Consider another valuation relevant to judging voting systems: the composition of the House of Commons and its role, in Bagehot’s phrase, in ‘electing our president’. Here again, the simplicity of the first-past-the-post system is both its virtue and vice: majority governments with minority support. Wherein trades the equivocation? A government with majority support in the House of Commons has but minority support in the population. How is the latter calculated? Not by pollsters, but by conflating each vote cast in a constituency for a candidate with a vote cast without constituency for a party.

Would AV remedy this problem? No. Votes would continue to be cast for candidates in constituencies, not parties nationwide. Might AV secure majority governments with majority support? Perhaps. But beyond the equivocation in measuring ‘support’ with 2nd and 3rd ‘preferences’, consider the prospect of more coalition governments. A coalition government would, by definition, secure majority support in the Commons, but could it claim majority support in the population? Not without further conflating the nature of the voter’s choice by stipulating that a vote for a candidate is akin to a vote for the candidate’s party to be in a coalition government. The stipulation confronts the challenge that the coalition agreement will take precedence over all party manifesto commitments made to the voter to secure his support in the first instance.

On this reasoning, query what it is that the voter will have cast a ballot for. Now consider, in turn, the choice that will confront electors come the term of the coalition government: each coalition partner will claim every success and disown every failure against the other. How might voters then rank their preferences? And can voters decisively ‘throw the rascals out’ other than by ranking but one preference for the opposition—that is, by tricking AV into the first-past-the-post voting system?

Among the relationships central to understanding the British constitution are the relationships of voter to ballot, ballot to MP, MP to Commons, Commons to government, party to them all, backbench to frontbench, government to opposition, and manifesto to government programme. For all of its failings, the existing first-past-the-post system allows us to grasp at each one of these relationships, in all their disharmony and incoherence. For all of the promises made in its favour, AV leaves us with many questions in attempting to understand how these relationships will come to be understood once the first among them is changed.

Grégoire Webber is Lecturer in Law at the London School of Economics and Political Science.

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Robert Hazell: Five reasons why the AV referendum will be lost

Yes to Fairer Votes launched their formal campaign for the AV referendum on 2 April.  Electoral reformers fondly suppose that if only the public were offered a better alternative to first past the post, people would be bound to vote Yes.  This piece does not go into the respective merits of AV and first past the post.  It simply forecasts that AV will be defeated, for the following reasons:

  • The public know nothing about electoral systems, and care even less.  The Constitution Unit did detailed research on public attitudes to different voting systems for the Independent Commission on the Voting System, and we found we were plumbing deep wells of ignorance.  The Yes campaign have a huge mountain of ignorance and indifference to overcome.  The government have given them very little time.
  • Even if the Yes campaign manage to engage people’s interest, they will find it hard to explain the difference between AV and FPTP.  AV is not a proportional system.  The overall result will not be that different from FPTP.  In the 2010 election it is estimated that the Conservatives might have gained 30 seats less, the Lib Dems 20 seats more, and Labour about the same.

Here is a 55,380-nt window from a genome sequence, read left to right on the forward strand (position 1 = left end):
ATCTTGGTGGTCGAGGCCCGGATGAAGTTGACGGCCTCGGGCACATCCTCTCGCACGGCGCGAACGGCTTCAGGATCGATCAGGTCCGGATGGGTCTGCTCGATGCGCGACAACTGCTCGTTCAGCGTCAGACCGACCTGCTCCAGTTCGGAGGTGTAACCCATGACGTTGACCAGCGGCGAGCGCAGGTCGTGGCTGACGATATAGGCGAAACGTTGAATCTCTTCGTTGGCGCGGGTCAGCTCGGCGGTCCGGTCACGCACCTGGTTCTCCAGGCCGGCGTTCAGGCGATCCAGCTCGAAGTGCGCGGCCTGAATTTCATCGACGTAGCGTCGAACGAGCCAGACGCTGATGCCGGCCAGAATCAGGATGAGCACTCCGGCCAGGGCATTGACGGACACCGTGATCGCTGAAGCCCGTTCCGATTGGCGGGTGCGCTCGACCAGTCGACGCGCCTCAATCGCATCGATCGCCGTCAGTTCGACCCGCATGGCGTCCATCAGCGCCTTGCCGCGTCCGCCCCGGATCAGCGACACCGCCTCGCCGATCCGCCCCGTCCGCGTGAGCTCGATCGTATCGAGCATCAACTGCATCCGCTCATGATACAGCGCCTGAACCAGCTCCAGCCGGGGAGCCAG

• The public will be confused by the arguments in the referendum, some technical, some contested, some misleading.  Research shows that when the public find political issues difficult or confusing, they look to political leaders that they trust to give them a lead on how to vote.  But the AV referendum offers no easy cues.  The Conservatives will campaign against, the Lib Dems for, and Labour are divided.
  • Clear signals from political leaders will be masked by the elections also being held on 5 May.  There are devolved assembly elections in Scotland, Wales and Northern Ireland, and local government elections in 80% of England.  The political parties will put their time and energies into campaigning in the elections, and not the referendum.
  • This is what happened in Canada, where they held referendums on electoral reform at the same time as provincial elections in Ontario (2007) and British Columbia (2009).  The political parties were silent about the referendum issues, and electoral reform was defeated in both cases.  The same is likely to happen in the UK.

Robert Hazell is Professor of British Politics and Government at UCL, and Director of the Constitution Unit.

This post originally appeared on The Constitution Unit’s Blog. (http://constitution-unit.com/)

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Polls Show Majority Against Alternative Vote

The Guardian has published an ICM poll on the Alternative Vote that shows a strong lead for the no campaign, with 44% against and 33% in favour of change.   Perhaps even more worrying for the yes campaign, of those intending to vote, 58% say they oppose AV.  This result is the same as that reported in YouGov’s most recent poll, commissioned by The Sun.

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Estimating the Impact of the Alternative Vote

As the public debate over Britain’s electoral system reaches fever-pitch, YouGov has published a projection estimating the composition of Parliament if an election were held today under the alternative vote system.  If the projection is correct, the big winners would be the Liberal Democrats who would secure 19 more seats under AV than under the first past the post system.

The BBC has a section on its website which estimates the outcome of past elections had AV been in place rather than first past the post.  Once again, the Liberal Democrats are consistent winners, but changing the voting system would not have changed the outcome of these contests, with the Conservative and Labour parties still securing outright majorities in Parliament.

Both of these projections should be treated with some caution.  The actual impact of AV will depend on local constituency circumstances, and the second preferences of supporters of minority parties such as UKIP or the Greens.